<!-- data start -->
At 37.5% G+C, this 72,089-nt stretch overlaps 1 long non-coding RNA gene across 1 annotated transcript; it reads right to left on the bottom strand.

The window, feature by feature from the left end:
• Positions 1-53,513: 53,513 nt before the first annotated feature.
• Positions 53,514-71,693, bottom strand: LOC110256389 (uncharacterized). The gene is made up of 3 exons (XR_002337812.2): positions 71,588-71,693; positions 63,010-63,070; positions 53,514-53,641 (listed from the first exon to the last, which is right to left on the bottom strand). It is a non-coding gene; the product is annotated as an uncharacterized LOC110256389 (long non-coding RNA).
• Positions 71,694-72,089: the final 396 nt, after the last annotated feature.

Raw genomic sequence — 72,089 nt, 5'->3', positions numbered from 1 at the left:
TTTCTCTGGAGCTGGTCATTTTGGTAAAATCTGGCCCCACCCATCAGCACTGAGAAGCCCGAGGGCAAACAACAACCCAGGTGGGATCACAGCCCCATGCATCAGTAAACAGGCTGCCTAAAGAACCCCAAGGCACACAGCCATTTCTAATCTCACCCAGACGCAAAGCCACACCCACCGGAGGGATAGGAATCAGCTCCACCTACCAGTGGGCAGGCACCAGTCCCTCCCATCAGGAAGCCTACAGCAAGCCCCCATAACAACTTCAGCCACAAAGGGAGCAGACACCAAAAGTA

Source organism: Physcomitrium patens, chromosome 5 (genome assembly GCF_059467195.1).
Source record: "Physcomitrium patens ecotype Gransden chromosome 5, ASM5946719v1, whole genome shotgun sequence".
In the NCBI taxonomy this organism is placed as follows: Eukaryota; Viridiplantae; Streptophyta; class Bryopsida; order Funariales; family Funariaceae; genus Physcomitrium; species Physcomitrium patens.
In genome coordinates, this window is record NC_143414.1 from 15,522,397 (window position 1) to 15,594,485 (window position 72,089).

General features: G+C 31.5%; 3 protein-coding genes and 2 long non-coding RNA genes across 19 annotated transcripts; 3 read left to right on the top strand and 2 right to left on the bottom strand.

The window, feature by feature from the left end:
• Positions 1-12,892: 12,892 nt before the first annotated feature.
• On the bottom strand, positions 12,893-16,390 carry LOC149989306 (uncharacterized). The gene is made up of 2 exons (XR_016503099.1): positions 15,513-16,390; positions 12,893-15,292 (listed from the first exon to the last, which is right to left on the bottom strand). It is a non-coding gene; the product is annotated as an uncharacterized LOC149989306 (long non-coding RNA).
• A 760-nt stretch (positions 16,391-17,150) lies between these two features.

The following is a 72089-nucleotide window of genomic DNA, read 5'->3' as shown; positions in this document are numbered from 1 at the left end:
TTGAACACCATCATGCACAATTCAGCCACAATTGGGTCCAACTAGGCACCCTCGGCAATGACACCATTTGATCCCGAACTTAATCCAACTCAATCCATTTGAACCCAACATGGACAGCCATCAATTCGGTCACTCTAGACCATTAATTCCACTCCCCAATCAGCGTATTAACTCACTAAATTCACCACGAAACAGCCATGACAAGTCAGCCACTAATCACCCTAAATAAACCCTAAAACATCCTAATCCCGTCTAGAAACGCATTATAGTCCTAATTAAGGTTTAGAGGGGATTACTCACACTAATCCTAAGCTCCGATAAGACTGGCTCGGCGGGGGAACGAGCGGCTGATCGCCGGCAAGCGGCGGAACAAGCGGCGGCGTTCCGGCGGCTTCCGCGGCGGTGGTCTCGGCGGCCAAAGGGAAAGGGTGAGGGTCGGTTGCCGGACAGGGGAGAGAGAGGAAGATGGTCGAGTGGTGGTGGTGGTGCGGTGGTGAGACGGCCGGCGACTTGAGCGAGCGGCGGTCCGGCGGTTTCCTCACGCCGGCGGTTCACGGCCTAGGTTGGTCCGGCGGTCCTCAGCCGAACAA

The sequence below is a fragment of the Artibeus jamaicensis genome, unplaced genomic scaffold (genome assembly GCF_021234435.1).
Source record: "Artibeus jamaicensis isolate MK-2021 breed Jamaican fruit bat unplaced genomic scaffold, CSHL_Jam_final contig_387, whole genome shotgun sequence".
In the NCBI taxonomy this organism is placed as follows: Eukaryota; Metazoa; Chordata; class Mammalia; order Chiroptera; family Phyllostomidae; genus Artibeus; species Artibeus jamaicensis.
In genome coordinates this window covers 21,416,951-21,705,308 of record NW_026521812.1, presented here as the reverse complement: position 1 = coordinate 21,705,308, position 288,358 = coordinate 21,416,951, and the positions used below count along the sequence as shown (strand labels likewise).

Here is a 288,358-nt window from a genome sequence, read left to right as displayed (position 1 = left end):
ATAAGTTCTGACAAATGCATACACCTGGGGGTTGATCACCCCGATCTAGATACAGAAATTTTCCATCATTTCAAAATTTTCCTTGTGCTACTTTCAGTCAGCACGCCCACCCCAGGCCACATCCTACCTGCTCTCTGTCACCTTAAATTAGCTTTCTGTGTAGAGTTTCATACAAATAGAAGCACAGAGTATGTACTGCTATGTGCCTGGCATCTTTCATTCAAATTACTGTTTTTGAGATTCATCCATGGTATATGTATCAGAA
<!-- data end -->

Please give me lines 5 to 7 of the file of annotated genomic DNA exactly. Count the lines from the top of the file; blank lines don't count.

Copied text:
• Positions 71,694-72,089: the final 396 nt, after the last annotated feature.

Raw genomic sequence — 72,089 nt, 5'->3', positions numbered from 1 at the left:
TTTCTCTGGAGCTGGTCATTTTGGTAAAATCTGGCCCCACCCATCAGCACTGAGAAGCCCGAGGGCAAACAACAACCCAGGTGGGATCACAGCCCCATGCATCAGTAAACAGGCTGCCTAAAGAACCCCAAGGCACACAGCCATTTCTAATCTCACCCAGACGCAAAGCCACACCCACCGGAGGGATAGGAATCAGCTCCACCTACCAGTGGGCAGGCACCAGTCCCTCCCATCAGGAAGCCTACAGCAAGCCCCCATAACAACTTCAGCCACAAAGGGAGCAGACACCAAAAGTA